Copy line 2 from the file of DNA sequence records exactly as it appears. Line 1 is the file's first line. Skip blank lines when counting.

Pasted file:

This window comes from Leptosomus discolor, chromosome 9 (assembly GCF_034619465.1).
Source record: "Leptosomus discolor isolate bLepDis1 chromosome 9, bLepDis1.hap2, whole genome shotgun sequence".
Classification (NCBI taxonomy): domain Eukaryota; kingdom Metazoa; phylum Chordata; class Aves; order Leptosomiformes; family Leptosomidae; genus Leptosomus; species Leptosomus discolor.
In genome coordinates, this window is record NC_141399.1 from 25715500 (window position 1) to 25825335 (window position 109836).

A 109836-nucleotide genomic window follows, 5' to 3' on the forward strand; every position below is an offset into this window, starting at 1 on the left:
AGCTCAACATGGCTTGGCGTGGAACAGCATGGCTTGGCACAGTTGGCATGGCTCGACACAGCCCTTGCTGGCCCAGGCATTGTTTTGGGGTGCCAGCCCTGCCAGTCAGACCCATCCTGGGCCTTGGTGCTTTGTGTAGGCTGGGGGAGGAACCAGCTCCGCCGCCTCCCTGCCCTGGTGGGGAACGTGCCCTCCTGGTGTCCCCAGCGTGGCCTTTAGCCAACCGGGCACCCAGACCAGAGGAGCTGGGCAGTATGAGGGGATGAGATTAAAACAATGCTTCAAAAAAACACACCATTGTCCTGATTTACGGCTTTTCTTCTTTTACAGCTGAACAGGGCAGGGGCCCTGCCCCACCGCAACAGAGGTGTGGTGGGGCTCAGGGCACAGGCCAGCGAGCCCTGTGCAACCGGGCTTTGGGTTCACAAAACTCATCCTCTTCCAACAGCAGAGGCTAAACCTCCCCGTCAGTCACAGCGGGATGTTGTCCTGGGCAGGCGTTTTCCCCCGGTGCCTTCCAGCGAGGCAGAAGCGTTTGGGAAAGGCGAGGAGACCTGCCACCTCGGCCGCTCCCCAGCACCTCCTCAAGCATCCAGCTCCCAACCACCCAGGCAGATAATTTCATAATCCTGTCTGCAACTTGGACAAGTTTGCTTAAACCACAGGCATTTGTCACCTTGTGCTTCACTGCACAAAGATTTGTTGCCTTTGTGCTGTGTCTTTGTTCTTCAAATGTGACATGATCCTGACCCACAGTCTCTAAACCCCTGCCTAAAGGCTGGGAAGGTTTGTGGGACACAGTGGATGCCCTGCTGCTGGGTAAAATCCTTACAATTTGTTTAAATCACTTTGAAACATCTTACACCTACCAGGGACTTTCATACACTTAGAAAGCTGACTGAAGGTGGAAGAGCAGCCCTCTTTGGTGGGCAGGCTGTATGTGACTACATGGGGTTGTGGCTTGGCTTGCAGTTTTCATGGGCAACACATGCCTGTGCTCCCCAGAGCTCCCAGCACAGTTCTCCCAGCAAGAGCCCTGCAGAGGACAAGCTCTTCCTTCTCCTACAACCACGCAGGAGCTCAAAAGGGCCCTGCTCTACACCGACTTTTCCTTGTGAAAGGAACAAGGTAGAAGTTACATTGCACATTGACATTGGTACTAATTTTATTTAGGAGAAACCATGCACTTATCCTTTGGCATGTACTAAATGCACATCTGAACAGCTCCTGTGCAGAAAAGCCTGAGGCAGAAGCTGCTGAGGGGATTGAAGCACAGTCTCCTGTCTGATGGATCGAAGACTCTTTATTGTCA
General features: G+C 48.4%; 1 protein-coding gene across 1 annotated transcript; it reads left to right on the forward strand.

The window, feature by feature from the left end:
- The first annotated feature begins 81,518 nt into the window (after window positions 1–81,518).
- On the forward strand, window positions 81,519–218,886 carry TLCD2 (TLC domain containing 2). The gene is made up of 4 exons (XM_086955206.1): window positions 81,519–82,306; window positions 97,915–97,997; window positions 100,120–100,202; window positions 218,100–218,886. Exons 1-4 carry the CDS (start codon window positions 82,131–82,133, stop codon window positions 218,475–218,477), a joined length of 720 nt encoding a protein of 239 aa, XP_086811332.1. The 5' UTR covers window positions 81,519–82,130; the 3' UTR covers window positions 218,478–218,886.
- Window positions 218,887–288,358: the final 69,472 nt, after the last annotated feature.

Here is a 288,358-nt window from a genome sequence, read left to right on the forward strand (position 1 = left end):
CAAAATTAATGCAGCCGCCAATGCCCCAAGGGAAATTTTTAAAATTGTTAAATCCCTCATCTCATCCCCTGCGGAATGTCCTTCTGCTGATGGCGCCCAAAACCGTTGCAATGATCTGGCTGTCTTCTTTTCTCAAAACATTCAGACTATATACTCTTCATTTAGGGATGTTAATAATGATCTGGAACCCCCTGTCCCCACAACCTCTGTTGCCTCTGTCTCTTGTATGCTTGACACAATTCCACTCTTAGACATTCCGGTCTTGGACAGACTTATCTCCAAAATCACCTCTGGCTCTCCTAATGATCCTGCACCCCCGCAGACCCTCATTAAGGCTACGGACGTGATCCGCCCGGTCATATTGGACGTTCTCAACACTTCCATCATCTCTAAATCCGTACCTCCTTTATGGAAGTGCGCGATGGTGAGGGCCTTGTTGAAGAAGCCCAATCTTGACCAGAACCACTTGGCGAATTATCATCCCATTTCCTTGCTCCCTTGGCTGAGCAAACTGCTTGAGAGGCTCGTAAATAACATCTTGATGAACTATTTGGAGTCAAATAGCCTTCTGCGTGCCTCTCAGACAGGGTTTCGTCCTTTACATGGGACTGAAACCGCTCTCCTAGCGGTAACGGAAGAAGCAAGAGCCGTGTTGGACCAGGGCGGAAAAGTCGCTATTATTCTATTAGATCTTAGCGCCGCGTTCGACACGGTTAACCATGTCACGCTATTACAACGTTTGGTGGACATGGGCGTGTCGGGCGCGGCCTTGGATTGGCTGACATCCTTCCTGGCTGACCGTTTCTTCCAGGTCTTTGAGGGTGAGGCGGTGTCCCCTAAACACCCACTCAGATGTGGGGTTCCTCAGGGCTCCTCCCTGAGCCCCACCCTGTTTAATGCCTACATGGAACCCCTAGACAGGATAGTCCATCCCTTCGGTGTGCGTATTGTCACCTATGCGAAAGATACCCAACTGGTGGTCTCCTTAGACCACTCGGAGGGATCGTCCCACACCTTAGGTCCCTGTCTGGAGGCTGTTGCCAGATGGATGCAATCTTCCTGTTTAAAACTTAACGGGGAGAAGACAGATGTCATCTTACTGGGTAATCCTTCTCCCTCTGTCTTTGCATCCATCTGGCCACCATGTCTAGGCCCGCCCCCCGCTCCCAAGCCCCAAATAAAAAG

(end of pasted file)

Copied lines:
Source record: "Leptosomus discolor isolate bLepDis1 chromosome 9, bLepDis1.hap2, whole genome shotgun sequence".